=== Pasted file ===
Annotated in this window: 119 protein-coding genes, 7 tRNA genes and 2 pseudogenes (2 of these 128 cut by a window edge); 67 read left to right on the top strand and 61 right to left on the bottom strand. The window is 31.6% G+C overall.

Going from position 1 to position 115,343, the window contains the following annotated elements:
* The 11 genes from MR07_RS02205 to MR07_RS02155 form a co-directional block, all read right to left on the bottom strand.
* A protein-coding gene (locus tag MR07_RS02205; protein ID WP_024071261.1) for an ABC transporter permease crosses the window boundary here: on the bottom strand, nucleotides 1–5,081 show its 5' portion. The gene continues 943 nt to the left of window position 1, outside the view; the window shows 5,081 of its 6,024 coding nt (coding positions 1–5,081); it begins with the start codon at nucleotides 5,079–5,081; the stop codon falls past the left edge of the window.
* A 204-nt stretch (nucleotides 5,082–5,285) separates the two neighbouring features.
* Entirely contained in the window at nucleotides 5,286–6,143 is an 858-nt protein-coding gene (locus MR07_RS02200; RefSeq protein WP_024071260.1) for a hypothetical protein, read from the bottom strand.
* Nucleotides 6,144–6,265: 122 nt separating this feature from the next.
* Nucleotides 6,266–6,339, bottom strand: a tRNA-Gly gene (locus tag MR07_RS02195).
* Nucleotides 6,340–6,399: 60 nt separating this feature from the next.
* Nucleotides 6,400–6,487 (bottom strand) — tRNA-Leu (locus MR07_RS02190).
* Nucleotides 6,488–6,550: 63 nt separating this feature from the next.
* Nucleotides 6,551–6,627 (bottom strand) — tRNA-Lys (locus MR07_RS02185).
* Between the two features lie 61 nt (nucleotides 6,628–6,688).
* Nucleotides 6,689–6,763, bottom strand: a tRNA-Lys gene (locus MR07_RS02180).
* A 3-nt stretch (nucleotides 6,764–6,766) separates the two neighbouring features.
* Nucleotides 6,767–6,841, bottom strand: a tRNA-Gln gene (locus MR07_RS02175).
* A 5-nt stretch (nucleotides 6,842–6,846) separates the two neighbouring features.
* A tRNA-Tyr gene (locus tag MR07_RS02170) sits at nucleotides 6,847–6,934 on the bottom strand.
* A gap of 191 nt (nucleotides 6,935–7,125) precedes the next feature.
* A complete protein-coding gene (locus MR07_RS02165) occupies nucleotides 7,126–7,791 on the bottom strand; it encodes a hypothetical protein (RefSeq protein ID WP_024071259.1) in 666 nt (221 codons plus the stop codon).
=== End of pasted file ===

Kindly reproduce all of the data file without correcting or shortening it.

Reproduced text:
Annotated in this window: 119 protein-coding genes, 7 tRNA genes and 2 pseudogenes (2 of these 128 cut by a window edge); 67 read left to right on the top strand and 61 right to left on the bottom strand. The window is 31.6% G+C overall.

Going from position 1 to position 115,343, the window contains the following annotated elements:
* The 11 genes from MR07_RS02205 to MR07_RS02155 form a co-directional block, all read right to left on the bottom strand.
* A protein-coding gene (locus tag MR07_RS02205; protein ID WP_024071261.1) for an ABC transporter permease crosses the window boundary here: on the bottom strand, nucleotides 1–5,081 show its 5' portion. The gene continues 943 nt to the left of window position 1, outside the view; the window shows 5,081 of its 6,024 coding nt (coding positions 1–5,081); it begins with the start codon at nucleotides 5,079–5,081; the stop codon falls past the left edge of the window.
* A 204-nt stretch (nucleotides 5,082–5,285) separates the two neighbouring features.
* Entirely contained in the window at nucleotides 5,286–6,143 is an 858-nt protein-coding gene (locus MR07_RS02200; RefSeq protein WP_024071260.1) for a hypothetical protein, read from the bottom strand.
* Nucleotides 6,144–6,265: 122 nt separating this feature from the next.
* Nucleotides 6,266–6,339, bottom strand: a tRNA-Gly gene (locus tag MR07_RS02195).
* Nucleotides 6,340–6,399: 60 nt separating this feature from the next.
* Nucleotides 6,400–6,487 (bottom strand) — tRNA-Leu (locus MR07_RS02190).
* Nucleotides 6,488–6,550: 63 nt separating this feature from the next.
* Nucleotides 6,551–6,627 (bottom strand) — tRNA-Lys (locus MR07_RS02185).
* Between the two features lie 61 nt (nucleotides 6,628–6,688).
* Nucleotides 6,689–6,763, bottom strand: a tRNA-Lys gene (locus MR07_RS02180).
* A 3-nt stretch (nucleotides 6,764–6,766) separates the two neighbouring features.
* Nucleotides 6,767–6,841, bottom strand: a tRNA-Gln gene (locus MR07_RS02175).
* A 5-nt stretch (nucleotides 6,842–6,846) separates the two neighbouring features.
* A tRNA-Tyr gene (locus tag MR07_RS02170) sits at nucleotides 6,847–6,934 on the bottom strand.
* A gap of 191 nt (nucleotides 6,935–7,125) precedes the next feature.
* A complete protein-coding gene (locus MR07_RS02165) occupies nucleotides 7,126–7,791 on the bottom strand; it encodes a hypothetical protein (RefSeq protein ID WP_024071259.1) in 666 nt (221 codons plus the stop codon).